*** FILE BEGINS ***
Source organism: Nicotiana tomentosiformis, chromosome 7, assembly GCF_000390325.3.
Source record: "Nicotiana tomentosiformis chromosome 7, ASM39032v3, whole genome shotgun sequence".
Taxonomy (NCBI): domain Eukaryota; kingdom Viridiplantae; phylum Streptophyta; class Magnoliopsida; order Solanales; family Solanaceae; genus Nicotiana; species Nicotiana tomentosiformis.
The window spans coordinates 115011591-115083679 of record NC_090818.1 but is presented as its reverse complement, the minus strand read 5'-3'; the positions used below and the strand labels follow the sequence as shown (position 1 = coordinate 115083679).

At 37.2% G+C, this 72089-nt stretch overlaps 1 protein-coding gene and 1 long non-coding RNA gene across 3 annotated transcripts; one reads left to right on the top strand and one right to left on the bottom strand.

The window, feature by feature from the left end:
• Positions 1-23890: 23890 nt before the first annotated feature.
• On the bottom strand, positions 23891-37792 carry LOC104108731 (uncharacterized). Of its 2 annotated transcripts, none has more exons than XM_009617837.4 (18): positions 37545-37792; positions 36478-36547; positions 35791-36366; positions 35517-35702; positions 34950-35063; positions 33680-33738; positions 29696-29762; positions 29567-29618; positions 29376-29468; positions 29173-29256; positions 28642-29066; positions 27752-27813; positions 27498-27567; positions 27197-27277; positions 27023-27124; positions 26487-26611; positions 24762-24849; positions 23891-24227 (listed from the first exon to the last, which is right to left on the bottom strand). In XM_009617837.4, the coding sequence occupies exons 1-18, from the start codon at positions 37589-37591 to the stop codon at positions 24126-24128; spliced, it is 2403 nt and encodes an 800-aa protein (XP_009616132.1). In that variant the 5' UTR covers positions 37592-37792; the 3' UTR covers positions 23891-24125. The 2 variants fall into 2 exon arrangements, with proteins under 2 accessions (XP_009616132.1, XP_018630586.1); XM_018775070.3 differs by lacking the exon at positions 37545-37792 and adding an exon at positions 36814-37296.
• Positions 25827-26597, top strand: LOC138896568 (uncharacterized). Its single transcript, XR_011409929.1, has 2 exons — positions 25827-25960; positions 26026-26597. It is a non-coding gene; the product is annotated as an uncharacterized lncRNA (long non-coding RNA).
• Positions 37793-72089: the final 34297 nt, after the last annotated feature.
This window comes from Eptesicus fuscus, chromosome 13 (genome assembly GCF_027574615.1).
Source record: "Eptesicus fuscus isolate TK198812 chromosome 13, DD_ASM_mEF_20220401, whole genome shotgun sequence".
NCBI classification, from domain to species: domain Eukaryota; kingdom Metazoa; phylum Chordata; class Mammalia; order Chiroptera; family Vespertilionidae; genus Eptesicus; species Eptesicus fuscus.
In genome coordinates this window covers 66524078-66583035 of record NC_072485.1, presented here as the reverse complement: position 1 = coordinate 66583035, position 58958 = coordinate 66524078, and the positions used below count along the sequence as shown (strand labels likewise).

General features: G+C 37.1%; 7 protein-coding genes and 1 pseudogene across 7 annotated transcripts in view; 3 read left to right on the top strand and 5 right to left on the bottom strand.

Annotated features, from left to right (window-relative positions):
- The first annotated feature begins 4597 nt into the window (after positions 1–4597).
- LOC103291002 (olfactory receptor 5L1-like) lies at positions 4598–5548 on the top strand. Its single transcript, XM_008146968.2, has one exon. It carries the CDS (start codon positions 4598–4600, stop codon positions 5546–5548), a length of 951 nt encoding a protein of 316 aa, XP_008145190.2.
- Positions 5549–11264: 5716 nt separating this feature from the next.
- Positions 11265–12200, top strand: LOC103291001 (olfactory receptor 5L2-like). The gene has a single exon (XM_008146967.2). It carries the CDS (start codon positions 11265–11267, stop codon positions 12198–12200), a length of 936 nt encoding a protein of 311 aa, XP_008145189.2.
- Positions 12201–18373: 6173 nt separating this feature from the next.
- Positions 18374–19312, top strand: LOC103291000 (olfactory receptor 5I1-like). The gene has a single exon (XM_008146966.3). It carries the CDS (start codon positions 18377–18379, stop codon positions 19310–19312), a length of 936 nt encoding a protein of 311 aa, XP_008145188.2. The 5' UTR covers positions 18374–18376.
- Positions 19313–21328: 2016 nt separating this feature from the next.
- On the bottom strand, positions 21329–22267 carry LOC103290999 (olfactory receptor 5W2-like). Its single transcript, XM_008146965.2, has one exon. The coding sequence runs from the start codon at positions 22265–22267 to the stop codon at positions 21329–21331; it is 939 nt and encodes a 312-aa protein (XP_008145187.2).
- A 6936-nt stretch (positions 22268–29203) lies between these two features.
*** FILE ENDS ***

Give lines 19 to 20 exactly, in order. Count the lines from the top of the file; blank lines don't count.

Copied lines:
- Positions 5549–11264: 5716 nt separating this feature from the next.
- Positions 11265–12200, top strand: LOC103291001 (olfactory receptor 5L2-like). The gene has a single exon (XM_008146967.2). It carries the CDS (start codon positions 11265–11267, stop codon positions 12198–12200), a length of 936 nt encoding a protein of 311 aa, XP_008145189.2.